Having just finished our second roll through Classical Conversations Cycle 3, I have American history on the brain. The ideas for this set of Gathering Placemats were simmering in my brain for over a year. So, I sat down and got all of it out. This is the fastest I have ever completed a placemat set!
Of course, I am so excited to share it with you!
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A Quick Gathering Introduction
If you are new to the idea of Gathering and Gathering Placemats, let me introduce you. Gathering is what we call our morning time in our homeschool. Simply stated, it is a simple feast of goodness, truth, and beauty. I curate the things I want to share with my kids into two places – the Gathering Placemats and the Gathering Playlists. These two go hand-in-hand for our morning Gathering tradition.
Throughout the year, I share a new set of placemats each month with my kids. Since I have four kids, the Gathering Placemats come in sets of four. Trading and sharing is, of course, encouraged! We discovered the best time for our Gathering is breakfast time. Since we are eating and Gathering, I print out our placemats and laminate them for easy cleaning.
If you are interested in learning more about our Gathering, please read our Gathering FAQ.
The Gathering Placemats are absolutely essential to a rich morning time experience. You can grab them here:
I wanted to create a new set of Gathering Placemats for my kids focusing on American history and culture. To be real with you, I am not at all what one would call, “patriotic.” Yes, my heart swells at the displays of patriotism, just like yours. I am immensely thankful for the country in which I was born. But I do not recite “the Pledge of Allegiance.” Additionally, I do not place my hand over my heart at the playing of the National Anthem. However, I do want my children to understand this country of ours, its history, its culture, and its beauty.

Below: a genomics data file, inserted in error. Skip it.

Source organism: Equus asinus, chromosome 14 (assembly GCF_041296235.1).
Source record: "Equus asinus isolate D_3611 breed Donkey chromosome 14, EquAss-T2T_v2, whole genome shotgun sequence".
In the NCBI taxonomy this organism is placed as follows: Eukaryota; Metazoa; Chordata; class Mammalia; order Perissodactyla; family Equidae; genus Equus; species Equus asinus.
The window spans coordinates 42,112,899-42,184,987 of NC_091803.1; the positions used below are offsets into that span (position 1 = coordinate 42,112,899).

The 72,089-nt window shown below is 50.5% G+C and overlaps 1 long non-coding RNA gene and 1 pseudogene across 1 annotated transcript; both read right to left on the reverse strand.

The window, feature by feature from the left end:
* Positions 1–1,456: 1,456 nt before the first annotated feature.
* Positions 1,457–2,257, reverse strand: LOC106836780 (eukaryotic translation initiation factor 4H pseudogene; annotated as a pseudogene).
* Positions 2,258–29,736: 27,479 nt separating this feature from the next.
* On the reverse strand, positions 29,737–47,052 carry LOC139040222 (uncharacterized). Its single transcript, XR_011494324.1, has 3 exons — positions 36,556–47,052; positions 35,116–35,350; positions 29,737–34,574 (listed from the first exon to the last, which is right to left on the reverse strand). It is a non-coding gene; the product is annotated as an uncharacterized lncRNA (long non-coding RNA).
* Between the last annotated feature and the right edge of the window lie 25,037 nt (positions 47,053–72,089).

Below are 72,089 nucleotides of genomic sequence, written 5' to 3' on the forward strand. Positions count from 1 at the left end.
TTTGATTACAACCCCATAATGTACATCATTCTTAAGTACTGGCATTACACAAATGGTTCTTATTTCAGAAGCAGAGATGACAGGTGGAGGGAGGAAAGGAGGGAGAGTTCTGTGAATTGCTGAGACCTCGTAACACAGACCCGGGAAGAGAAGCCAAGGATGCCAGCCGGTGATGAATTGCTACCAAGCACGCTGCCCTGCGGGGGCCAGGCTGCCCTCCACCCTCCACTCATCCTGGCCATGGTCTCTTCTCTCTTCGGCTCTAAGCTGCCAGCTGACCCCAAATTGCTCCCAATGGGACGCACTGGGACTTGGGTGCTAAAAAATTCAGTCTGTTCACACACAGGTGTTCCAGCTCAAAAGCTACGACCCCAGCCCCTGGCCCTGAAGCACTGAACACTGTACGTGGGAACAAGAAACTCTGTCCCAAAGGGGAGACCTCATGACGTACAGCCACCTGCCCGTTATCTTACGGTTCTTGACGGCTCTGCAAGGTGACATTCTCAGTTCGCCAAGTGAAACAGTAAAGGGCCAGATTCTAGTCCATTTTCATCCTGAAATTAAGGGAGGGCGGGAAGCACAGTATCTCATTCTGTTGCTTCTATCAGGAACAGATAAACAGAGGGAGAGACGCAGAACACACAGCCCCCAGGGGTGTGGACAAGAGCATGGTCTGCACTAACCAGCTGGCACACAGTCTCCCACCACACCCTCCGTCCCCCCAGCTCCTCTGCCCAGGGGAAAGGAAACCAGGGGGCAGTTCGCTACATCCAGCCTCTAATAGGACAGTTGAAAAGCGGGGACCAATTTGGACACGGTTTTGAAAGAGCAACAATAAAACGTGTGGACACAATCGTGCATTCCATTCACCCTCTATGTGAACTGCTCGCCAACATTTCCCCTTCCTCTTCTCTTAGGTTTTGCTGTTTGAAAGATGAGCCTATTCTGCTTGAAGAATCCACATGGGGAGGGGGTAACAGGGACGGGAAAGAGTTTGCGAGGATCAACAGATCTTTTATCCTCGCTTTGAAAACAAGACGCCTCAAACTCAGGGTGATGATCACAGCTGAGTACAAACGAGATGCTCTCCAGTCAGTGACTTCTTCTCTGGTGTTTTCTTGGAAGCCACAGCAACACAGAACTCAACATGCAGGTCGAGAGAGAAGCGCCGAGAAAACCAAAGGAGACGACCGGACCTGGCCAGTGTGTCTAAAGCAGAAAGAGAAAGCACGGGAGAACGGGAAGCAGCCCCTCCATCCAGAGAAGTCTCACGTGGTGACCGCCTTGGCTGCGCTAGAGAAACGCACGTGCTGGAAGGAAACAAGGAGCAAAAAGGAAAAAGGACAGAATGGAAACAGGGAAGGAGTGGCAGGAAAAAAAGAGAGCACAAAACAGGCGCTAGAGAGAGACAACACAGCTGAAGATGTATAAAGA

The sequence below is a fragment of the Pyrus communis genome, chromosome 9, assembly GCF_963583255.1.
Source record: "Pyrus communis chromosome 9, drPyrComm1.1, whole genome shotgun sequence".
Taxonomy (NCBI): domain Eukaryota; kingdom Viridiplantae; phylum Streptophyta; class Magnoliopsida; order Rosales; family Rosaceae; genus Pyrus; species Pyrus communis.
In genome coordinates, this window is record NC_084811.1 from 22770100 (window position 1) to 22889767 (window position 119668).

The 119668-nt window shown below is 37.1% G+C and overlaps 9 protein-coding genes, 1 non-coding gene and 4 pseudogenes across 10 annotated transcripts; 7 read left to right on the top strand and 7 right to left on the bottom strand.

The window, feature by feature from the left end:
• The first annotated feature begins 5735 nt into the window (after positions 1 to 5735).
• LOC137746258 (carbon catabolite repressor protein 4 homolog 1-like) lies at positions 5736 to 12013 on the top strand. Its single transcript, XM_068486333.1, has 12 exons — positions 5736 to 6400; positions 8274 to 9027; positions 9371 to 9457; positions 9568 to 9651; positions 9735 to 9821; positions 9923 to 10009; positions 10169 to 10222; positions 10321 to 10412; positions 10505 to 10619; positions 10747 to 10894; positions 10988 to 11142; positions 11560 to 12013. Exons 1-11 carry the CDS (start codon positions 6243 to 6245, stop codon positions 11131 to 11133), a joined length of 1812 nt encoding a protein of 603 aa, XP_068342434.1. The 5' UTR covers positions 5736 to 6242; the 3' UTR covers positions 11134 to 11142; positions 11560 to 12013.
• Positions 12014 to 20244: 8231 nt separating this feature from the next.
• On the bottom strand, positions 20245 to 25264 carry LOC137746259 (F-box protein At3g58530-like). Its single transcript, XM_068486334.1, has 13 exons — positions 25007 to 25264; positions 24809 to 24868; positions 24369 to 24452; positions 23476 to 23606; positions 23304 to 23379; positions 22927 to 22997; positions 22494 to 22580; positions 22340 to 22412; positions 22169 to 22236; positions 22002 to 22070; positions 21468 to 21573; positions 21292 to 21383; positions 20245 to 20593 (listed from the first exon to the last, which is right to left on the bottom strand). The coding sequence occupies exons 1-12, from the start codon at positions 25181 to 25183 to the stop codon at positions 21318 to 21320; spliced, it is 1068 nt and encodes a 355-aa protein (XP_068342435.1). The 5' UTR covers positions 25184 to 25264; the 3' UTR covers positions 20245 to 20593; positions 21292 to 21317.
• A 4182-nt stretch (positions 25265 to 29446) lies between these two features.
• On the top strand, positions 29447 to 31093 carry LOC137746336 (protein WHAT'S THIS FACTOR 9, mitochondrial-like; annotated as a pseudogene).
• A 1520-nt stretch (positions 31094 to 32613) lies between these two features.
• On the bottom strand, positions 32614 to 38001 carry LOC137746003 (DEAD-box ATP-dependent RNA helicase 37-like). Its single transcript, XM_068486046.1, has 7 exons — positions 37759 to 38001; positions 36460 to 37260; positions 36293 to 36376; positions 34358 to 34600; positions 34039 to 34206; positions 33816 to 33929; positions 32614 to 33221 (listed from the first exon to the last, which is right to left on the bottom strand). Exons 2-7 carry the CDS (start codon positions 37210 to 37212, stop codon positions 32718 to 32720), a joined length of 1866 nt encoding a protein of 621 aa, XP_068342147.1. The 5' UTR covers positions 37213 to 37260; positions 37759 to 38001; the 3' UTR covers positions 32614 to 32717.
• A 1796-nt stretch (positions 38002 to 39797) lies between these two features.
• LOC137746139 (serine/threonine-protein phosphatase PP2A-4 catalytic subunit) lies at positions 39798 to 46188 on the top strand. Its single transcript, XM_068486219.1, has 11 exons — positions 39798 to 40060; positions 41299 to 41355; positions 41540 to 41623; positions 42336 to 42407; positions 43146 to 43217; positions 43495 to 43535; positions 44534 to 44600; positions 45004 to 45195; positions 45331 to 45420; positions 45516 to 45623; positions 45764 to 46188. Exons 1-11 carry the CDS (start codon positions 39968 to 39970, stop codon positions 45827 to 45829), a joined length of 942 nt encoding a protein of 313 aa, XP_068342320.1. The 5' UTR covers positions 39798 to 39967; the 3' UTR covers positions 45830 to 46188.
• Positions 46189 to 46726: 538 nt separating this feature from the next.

Thus Gathering: Americana was created with the goal of understanding basic American cultural history. I truly enjoyed putting these things together! And I hope you do, too!
Gathering: Americana Books
Over the past five years of homeschooling, we have discovered some wonderful books for American history and cultural instruction. Here are some of our favorites:
- America: A Patriotic Primer by Lynne Cheney
- The American Experience Storybook a compilation of stories about America’s heroes from the Copper Lodge Library. These would be perfect to read throughout the month, as you have time in your Gathering.
- The Children’s Treasury of Virtues by William J. Bennett. This is hard to find. We have a used copy. It is a compilation of three of Bennett’s books for kids. The portion of this book good for our Gathering: Americana is called The Children’s Book of America. I am not sure about the other options on Amazon for this book.
- Stories of Great Americans for Little Americans by Edward Eggleston – short stories for little learners! (also available on Scribd)
I like to pick a book and work through reading it aloud to my kids during our Gathering. All of these would be suitable for my learners (currently 4th-preschool).
Gathering: Americana Playlist
The Gathering playlists are my favorite element of our Gathering!
You have free access to the Gathering: Americana playlist simply by opening Spotify (you do not have to have a paid Spotify account to hear the playlist – although I am not sure if it will have ads). We use our Google Home Device to play the playlist by saying, “Hey Google, play Gathering: Americana playlist on Spotify, please.”
Where the usual Gathering Playlists start with a hymn, the Gathering: Americana playlist begins with a Patriotic Hymn. I refer to this as a patriotic hymn because many of the “hymns” in American culture extol America rather than God. This is a distinction I desire to show my kids.